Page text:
Saturday, November 28, 2015

October jobs "boom" in Wisconsin not felt in many places

I've expressed skepticism regarding last week's report from the Wisconsin Department of Workforce Development of 16,100 total jobs and 15,100 jobs being added in Wisconsin for October. And we got a follow-up note on that report on Wednesday that also makes me cock an eyebrow, this time in the form of the local jobs and unemployment rate report.

This new DWD report showed the alleged jobs gains in the state were heavily concentrated in only a few areas of the state. Also worth noting is that (for some reason) they can't give specific seasonally-adjusted numbers for the growing Madison area, because Green County was added for that MSA in the last year.

Seasonally-adjusted change in jobs, Wisconsin Oct 2015
Milwaukee-WOW Counties +6,900
Non-Madison metro areas +200
Rest of state + Madison area +9,000

In fact, 5 of the state's 12 metro areas lost jobs in October, which wouldn't be something you'd expect if the state was really booming. And then I looked over at the non-seasonally adjusted numbers, which do include the Madison MSA, and the numbers get even odder.

Non-seasonally adjusted change in jobs, Wisconsin, Oct 2015
Milwaukee-WOW Counties +10,300
Madison metro area +5,200
Non-Madison, Milwaukee metros +6,100
Rest of state +5,200

So nearly 58% of the state's raw growth in jobs for October was in the two largest metropolitan areas (who account for around 43% of the state's total jobs). The high number of jobs in the non-metro "rest of the state" category is also intriguing, as many rural areas in Northern Wisconsin lose jobs this time of year as the weather cools and tourism season ends. This fact is underscored by the fact that 8 of the top 9 counties for (non-seasonally adjusted) unemployment in October were located north of Highway 29, and 6 of those 8 saw their unemployment rates go up last month while the state's non-seasonally adjusted unemployment rate went down.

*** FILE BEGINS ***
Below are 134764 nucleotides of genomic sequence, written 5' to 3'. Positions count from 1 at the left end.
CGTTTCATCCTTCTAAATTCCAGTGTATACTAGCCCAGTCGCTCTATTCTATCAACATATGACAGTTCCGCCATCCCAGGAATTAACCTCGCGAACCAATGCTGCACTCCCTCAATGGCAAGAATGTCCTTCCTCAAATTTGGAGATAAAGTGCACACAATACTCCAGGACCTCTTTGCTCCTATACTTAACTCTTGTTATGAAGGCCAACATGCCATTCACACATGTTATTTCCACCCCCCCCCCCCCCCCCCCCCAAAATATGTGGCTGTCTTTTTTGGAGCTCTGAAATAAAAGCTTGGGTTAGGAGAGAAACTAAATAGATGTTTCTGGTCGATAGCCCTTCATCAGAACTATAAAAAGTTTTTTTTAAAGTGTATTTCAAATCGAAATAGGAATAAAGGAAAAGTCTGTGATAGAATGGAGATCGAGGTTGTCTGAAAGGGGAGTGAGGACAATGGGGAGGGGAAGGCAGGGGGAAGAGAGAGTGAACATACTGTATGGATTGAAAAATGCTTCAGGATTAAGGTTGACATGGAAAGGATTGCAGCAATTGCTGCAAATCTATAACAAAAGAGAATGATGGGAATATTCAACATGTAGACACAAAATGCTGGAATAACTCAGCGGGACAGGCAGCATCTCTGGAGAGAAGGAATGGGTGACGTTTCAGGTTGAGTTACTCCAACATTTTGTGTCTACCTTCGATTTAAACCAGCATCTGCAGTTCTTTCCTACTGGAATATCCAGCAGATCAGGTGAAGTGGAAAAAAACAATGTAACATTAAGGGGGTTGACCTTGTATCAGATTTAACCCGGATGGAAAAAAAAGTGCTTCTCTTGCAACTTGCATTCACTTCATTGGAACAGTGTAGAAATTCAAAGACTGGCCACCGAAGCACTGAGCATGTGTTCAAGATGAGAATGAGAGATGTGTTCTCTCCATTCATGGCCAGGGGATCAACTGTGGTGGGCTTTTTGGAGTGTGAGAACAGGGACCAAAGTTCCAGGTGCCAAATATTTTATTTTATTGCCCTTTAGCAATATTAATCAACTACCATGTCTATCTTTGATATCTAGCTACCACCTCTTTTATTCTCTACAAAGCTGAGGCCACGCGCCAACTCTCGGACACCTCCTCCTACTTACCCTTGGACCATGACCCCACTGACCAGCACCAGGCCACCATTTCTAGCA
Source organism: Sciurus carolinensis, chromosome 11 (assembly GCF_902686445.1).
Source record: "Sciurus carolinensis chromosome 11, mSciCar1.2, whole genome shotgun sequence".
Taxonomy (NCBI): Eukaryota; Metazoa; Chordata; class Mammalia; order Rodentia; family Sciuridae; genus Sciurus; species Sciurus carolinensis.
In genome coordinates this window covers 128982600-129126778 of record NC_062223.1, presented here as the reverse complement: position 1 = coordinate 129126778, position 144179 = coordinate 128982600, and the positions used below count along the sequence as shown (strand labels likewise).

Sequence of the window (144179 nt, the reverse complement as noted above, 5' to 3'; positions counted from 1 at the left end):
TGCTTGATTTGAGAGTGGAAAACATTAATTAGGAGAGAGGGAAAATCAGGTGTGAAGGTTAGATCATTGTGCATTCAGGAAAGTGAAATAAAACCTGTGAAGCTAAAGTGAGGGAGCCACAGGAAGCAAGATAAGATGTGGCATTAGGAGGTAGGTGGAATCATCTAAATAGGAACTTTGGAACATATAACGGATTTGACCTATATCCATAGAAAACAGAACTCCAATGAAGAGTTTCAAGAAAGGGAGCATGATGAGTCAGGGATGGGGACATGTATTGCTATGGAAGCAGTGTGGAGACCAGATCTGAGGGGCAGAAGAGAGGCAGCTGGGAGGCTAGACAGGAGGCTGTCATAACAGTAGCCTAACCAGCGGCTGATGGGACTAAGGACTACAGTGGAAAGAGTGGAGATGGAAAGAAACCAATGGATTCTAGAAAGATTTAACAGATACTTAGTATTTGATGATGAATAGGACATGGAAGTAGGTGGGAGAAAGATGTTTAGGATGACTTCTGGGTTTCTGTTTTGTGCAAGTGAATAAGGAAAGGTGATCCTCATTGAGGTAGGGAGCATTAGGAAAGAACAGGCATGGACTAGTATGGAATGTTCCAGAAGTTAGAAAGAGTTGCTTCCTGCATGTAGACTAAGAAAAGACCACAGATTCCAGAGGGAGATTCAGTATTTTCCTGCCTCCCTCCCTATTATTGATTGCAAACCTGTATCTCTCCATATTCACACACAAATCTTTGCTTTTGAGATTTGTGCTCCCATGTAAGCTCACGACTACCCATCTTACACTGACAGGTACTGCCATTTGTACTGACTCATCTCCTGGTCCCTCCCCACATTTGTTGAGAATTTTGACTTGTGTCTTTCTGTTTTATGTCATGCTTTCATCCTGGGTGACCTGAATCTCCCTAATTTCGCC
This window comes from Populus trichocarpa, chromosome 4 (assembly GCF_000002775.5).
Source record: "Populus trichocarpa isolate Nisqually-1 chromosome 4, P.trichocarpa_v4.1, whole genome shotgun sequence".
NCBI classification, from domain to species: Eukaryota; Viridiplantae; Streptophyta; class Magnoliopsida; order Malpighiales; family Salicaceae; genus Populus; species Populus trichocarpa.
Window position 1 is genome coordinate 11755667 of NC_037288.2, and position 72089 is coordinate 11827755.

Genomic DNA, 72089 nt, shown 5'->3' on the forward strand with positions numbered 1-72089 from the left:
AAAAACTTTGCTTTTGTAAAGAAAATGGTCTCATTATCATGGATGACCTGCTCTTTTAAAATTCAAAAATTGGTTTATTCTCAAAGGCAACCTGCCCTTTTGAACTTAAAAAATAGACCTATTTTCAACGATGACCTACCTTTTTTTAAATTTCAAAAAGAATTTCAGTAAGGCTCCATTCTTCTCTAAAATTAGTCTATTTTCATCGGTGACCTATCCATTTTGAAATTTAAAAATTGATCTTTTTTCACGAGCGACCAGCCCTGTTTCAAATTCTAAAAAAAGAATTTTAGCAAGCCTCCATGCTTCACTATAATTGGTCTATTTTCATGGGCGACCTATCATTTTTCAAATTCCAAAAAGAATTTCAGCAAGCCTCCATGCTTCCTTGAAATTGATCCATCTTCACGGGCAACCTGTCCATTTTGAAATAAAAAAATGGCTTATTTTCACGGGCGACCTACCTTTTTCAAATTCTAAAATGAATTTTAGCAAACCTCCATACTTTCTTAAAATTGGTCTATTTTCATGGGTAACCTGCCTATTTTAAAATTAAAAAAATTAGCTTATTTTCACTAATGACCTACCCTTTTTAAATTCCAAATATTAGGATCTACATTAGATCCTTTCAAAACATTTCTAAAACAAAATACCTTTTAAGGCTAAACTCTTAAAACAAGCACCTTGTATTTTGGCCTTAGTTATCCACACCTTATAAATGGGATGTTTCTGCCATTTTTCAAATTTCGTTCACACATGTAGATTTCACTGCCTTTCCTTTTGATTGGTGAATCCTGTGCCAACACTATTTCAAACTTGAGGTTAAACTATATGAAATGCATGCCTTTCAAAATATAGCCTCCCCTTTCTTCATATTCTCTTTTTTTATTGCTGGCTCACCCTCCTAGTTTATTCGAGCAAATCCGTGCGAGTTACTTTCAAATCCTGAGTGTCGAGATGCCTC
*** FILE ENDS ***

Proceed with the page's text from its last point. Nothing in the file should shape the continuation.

So let's see how these figures shake out in the next couple of months, as the seasonal adjustments level out. The large amount of mass layoffs and lower-than-projected revenues seem to belie the numbers that indicate job growth boomed in Wisconsin for October, and I'm very interested in seeing what happens as a large amount of data comes in over the next few weeks to see which direction wins out.


  1. My guess? Seasonal temp jobs got a head start this year. There’s a higher need for that line of work in the metro areas than elsewhere. This is just a hunch though, so no supporting evidence.

    1. Interesting theory. Combine that with the fact that it was a record-warm October in Wisconsin, and it could have prevented some seasonal layoffs that usually happen further downstate.

      I've gotta go back and look at the sectors and see if that may be some of what's going on. It would make for a worse November, if true